'Presenting Princess Shaw': The Unlikely Story Of Samantha Montgomery Samantha Montgomery is an elder-care worker in New Orleans who also writes and sings her own songs on YouTube. A composer in Israel spotted her and via social media, they began to work together.

'Presenting Princess Shaw': The Unlikely Story Of Samantha Montgomery

'Presenting Princess Shaw': The Unlikely Story Of Samantha Montgomery

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Samantha Montgomery is an elder-care worker in New Orleans who also writes and sings her own songs on YouTube. A composer in Israel spotted her and via social media, they began to work together.


Well, now a story about social media and the real world. Online platforms encourage us to share our triumphs and tragedies and our creative work. A new a documentary called "Presenting Princess Shaw" follows one New Orleans singer and music producer who stumbles on her YouTube videos then runs with them. From member station WWNO, Eve Troeh reports.



EVE TROEH, BYLINE: For the past four years, Samantha Montgomery has sung her own songs on her own YouTube channel as Princess Shaw.


MONTGOMERY: (Singing) I know you want us to grow.

TROEH: When she started, she had few expectations. Well, less than few.

MONTGOMERY: Nothing (laughter). It was just more of an outlet just to sing and just to get 'em out, you know? And that was just a way of me doing it.

TROEH: And a way to cope with loneliness.

MONTGOMERY: When I was just alone, I was alone by myself, that was what I had 'cause I would just go to work and come home. And then at night, it'd just be my go time.

TROEH: By day, Montgomery wears scrubs and pushes a wheelchair. She's a nursing assistant at an elder care facility.

MONTGOMERY: We all going that way, you know that Miss Maria. We can't fight it.

UNIDENTIFIED WOMAN: I know, that's the trouble.


TROEH: "Presenting Princess Shaw" follows Montgomery from her day at work to her nights creating videos, some of them singing, some of them venting about her busted car, some of them expressing feelings about the sexual abuse she suffered as a child.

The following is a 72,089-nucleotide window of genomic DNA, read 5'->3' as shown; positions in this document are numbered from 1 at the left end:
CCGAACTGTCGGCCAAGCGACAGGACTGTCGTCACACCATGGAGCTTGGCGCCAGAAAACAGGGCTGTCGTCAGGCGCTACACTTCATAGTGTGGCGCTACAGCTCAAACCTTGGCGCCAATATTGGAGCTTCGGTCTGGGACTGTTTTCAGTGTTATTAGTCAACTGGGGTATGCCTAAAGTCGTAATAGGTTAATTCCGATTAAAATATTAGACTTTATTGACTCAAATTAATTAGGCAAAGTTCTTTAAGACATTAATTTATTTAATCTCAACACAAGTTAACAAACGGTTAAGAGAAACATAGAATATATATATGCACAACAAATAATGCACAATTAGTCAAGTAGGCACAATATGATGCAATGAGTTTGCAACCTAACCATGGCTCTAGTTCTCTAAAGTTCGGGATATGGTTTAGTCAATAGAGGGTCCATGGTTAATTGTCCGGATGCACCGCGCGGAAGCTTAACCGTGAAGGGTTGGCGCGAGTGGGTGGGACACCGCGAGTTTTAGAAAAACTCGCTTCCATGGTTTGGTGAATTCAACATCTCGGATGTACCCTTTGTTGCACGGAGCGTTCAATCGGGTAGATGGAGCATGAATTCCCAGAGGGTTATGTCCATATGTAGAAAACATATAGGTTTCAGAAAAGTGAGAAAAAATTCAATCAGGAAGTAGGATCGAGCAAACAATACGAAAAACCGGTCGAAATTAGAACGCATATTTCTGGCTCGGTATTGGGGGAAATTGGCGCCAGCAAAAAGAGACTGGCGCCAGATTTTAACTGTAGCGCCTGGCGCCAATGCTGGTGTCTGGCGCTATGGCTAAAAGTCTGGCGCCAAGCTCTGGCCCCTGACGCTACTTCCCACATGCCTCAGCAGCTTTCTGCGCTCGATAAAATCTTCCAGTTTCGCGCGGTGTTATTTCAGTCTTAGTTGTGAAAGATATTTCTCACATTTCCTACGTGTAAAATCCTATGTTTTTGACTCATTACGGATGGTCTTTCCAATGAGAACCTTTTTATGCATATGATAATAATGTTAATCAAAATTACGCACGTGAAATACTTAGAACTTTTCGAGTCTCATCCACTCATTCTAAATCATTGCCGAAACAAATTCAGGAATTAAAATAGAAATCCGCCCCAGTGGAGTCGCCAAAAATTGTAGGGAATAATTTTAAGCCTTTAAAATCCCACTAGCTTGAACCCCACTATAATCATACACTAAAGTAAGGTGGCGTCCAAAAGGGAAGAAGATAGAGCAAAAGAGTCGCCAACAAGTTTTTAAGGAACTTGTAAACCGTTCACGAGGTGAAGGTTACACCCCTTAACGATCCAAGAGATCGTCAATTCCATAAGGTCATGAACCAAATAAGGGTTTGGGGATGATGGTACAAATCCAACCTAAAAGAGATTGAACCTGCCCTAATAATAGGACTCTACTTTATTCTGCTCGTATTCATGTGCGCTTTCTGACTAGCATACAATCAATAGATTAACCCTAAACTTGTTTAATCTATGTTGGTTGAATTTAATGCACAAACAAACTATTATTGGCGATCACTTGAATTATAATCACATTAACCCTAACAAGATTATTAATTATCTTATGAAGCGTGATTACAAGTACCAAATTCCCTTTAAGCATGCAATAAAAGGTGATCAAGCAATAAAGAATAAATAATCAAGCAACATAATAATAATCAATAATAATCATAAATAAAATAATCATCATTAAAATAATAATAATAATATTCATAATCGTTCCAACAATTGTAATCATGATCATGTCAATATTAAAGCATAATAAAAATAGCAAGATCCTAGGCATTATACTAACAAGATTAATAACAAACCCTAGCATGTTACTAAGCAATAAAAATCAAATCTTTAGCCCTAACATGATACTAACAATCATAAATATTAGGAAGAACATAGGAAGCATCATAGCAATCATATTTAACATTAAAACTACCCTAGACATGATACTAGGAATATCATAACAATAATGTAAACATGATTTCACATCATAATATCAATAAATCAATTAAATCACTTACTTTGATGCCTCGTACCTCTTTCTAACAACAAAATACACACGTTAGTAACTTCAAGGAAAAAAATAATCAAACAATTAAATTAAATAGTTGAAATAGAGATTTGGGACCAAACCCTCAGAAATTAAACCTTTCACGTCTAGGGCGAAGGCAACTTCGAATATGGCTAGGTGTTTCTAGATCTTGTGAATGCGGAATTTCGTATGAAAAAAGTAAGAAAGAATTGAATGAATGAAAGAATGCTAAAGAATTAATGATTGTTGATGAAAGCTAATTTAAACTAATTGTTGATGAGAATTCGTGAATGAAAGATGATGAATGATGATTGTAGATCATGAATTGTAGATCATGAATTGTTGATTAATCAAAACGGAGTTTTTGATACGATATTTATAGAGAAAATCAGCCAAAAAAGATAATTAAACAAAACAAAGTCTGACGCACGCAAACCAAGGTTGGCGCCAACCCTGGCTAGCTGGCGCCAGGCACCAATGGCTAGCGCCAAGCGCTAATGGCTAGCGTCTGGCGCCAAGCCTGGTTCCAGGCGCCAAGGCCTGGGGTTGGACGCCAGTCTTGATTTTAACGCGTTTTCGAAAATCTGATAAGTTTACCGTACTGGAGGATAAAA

MONTGOMERY: But I have to move on and I have to forgive. And I have to forgive myself because I haven't forgiven myself.

IDO HAAR: She was so direct and so honest and courageous.

TROEH: The videos were how filmmaker Ido Haar first got to know her from the other side of the world.

HAAR: This woman really knows what she's singing about.

TROEH: Speaking via Skype from Israel, where he lives, he says he first saw Montgomery's videos through his friend, Ophir Kutiel, known to millions of YouTube followers around the world as Kutiman.


TROEH: He stumbled on Montgomery's channel while trolling the Internet for snippets of original music. He's a mashup, or a remix artist. He takes the work of a obscure uploaders and mixes it with his own beats plus live musicians, to create songs.


MONTGOMERY: (Singing) It's too late to love me. It's too late to know me.

TROEH: Filmmaker Ido Haar wanted to document this process. He'd planned to follow several online musicians, but he honed in on Montgomery. The movie cuts back and forth between her struggles in New Orleans and Kutiman in Israel, who himself is quite a solitary figure, tinkering away alone with coffee, cigarettes and computers until he finishes the full arrangement.


TROEH: Montgomery has no idea this is going on.


MONTGOMERY: (Singing) I know you want us to grow.

TROEH: Haar only told her he was making a film about YouTube artists. He spent months shooting to capture this moment.


TROEH: A ping on her cell phone with a link to the finished song.



HAAR: I wanted to document this moment as she would reveal it with a film or without a film.

TROEH: Haar sees this kind of online interaction as evidence of the positive power of the Internet. Both he and Kutiman believe in what's called the free culture movement. Kutiman doesn't pay the musicians he finds online, but he doesn't sell ads or take corporate sponsorships, either. But Dr. Kyra Gaunt, an ethnomusicologist who teaches at City College of New York, says that's naive. Money does flow to YouTube.

KYRA GAUNT: It's designed for the tech industry to profit from the free, unpaid, emotional labor of ordinary participants and subscribers.

TROEH: The "Give It Up" video has more than 2.5 million views on Kutiman's channel. But on Princess Shaw's channel, even the most-watched video has a tiny fraction of that. Gaunt has researched success on YouTube. She has some advice for Montgomery.

GAUNT: I would wish for her everything her heart's desire, first and foremost. But has she copywritten? She says in one of her vlogs, you know, this is my song, don't take it, it's mine. That's not how you own property.

TROEH: Samantha Montgomery has since collaborated on an album with Kutiman, due out on his label by year's end. She says she feels nothing but gratitude.

MONTGOMERY: If it ends tomorrow, I got to do it.

TROEH: She did get to fly to Israel to perform to a packed concert hall in a shimmering gown. But the film ends with Montgomery back in New Orleans, back in scrubs at her health care job - very un-princess-like.

MONTGOMERY: It's not a Cinderella story. It's, like, a story (laughter). It's a story.

TROEH: A story that leaves a question, whether she can convert her social media moment into a music career that pays the bills. For NPR News, I'm Eve Troeh in New Orleans.

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